Annual Orionid Meteor Shower
The annual Orionid Meteor Shower has been ongoing over the past couple of days and peaks late tonight, during the predawn hours of Sunday morning. The Orionid Meteor Shower occurs every year during mid to late October as Earth moves through a stream of debris from Halley’s comet. Why it’s called the “Orionid” meteor shower is because the meteors streak out of the constellation Orion and astronomers therefore call them “Orionids.” Bill Cooke of NASA’s Meteoroid Environment Office states, “Since 2006, the Orionids have been one of the best showers of the year, with counts in some years up to 60 or more meteors per hour.” Below is a sky chart diagram for viewing the Orionids Meteor Shower tonight.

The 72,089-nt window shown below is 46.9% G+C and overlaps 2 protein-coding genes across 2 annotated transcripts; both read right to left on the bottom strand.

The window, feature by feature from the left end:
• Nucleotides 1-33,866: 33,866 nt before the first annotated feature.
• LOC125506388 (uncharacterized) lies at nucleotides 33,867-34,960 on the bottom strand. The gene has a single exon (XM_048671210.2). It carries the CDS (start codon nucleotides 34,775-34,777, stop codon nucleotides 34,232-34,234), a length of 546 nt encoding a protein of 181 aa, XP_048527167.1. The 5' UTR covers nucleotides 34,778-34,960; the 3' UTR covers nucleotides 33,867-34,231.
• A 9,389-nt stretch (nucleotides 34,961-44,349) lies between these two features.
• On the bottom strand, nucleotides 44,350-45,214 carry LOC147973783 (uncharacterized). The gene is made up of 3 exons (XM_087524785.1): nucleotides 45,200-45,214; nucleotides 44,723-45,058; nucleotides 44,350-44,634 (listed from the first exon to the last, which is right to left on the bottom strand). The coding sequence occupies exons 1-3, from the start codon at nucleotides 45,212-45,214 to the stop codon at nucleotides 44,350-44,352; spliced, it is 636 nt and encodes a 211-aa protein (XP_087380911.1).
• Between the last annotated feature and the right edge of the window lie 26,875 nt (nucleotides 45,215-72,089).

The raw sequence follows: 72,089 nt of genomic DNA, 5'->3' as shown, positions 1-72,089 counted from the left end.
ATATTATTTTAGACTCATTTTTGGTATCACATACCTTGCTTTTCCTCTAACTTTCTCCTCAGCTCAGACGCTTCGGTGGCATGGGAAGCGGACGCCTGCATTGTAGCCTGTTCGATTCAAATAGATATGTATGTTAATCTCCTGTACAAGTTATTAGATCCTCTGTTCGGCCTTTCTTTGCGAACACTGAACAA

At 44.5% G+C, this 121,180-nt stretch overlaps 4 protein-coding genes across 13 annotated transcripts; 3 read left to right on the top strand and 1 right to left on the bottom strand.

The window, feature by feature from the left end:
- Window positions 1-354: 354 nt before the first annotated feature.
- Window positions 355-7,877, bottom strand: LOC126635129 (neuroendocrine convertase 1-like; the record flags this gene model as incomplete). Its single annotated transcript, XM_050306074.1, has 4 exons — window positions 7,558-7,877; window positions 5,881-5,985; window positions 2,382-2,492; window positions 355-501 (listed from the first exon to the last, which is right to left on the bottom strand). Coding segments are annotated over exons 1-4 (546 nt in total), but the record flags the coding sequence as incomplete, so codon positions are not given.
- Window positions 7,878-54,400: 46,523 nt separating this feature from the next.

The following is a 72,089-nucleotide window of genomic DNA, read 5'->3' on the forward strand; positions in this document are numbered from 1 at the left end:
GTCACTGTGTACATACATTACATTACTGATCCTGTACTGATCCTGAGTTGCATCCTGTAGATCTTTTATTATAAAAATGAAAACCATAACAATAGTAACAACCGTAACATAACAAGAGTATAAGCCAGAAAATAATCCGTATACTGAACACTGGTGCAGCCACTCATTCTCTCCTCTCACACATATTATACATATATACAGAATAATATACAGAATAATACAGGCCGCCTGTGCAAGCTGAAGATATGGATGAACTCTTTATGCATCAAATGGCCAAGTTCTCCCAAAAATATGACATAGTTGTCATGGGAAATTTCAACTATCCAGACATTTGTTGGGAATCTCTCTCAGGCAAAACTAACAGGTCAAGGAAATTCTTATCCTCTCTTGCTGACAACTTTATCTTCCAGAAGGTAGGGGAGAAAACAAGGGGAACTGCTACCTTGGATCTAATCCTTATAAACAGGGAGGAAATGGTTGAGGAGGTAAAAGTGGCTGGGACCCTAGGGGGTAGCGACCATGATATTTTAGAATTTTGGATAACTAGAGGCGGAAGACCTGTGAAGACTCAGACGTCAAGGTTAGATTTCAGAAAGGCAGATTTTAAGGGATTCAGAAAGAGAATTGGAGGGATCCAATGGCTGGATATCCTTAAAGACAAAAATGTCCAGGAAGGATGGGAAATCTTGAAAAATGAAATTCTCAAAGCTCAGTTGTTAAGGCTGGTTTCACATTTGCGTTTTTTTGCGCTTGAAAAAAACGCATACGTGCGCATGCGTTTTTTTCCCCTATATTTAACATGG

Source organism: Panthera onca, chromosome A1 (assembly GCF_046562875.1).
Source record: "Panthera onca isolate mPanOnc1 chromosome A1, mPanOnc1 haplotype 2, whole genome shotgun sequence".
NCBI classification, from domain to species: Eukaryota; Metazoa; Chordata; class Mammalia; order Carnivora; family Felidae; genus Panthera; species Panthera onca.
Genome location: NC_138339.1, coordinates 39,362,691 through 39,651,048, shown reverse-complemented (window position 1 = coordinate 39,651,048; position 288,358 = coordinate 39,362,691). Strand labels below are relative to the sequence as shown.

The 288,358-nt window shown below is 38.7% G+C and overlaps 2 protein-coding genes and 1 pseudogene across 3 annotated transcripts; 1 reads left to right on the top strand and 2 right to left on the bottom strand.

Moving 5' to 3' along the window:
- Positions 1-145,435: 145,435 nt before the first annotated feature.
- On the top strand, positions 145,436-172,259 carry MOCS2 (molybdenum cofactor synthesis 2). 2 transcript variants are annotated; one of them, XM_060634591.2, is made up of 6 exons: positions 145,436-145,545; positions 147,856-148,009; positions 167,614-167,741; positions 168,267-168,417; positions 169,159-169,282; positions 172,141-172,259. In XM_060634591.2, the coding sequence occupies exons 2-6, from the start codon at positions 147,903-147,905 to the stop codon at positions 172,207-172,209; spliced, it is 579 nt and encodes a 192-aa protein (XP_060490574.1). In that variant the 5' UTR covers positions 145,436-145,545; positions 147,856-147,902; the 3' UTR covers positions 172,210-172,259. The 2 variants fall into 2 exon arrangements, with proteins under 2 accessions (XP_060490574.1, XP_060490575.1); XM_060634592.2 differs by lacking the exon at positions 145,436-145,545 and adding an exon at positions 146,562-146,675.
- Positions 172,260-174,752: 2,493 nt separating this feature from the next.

Thanks to a mostly clear sky & crescent moon, there will be optimal viewing of the meteors. Due to the fact that the moon will be just shy of the First Quarter Moon, which is Sunday night, it will help with the glow of the moon not making it difficult to see meteors. For the best viewing of meteor shower, look towards the southern sky. Also make sure that you are away from city or street lights that may make it harder to see the meteors. Astronomers are predicting anywhere between 20-25 meteors per hour possible. Below is a false-color image of an Orionid Meteor captured in the Tennessee Valley, specifically Tullahoma, TN!
The peak of meteor showers can be very short, so if you are up late, or early and you don’t see any meteors, there are many more astronomical delights to gaze at in the night sky. NASA listed a few on their website which include, “brilliant Venus, red Mars, the dog star Sirius and bright winter constellations such as Orion, Gemini and Taurus.” If you wake up early to try and view some meteors, keep in mind it will be chilly, with temperatures cooing into the mid to upper 30s and low 40s overnight, so bundle up!
Happy Sky Watching!
- Jennifer Watson
Facebook: Jennifer Watson WHNT